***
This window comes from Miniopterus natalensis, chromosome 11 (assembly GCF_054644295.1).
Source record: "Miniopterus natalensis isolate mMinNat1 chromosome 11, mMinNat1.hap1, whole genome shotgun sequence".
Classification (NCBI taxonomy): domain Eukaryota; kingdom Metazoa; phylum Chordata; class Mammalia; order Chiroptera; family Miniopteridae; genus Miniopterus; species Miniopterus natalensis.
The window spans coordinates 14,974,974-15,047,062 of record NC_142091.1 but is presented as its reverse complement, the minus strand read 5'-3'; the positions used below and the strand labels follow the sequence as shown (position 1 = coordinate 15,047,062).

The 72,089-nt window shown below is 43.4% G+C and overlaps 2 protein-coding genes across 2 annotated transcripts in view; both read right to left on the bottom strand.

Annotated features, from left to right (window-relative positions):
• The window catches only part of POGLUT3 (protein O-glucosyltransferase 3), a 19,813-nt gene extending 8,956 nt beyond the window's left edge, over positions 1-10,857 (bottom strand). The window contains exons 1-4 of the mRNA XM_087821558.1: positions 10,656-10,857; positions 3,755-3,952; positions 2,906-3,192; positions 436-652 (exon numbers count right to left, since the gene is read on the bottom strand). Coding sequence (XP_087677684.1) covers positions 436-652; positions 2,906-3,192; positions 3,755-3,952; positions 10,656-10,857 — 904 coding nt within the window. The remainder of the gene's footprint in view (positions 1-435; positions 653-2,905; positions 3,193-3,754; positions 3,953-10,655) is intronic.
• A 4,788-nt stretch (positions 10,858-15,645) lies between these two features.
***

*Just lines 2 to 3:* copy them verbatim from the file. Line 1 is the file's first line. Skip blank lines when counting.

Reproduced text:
Source record: "Miniopterus natalensis isolate mMinNat1 chromosome 11, mMinNat1.hap1, whole genome shotgun sequence".
Classification (NCBI taxonomy): domain Eukaryota; kingdom Metazoa; phylum Chordata; class Mammalia; order Chiroptera; family Miniopteridae; genus Miniopterus; species Miniopterus natalensis.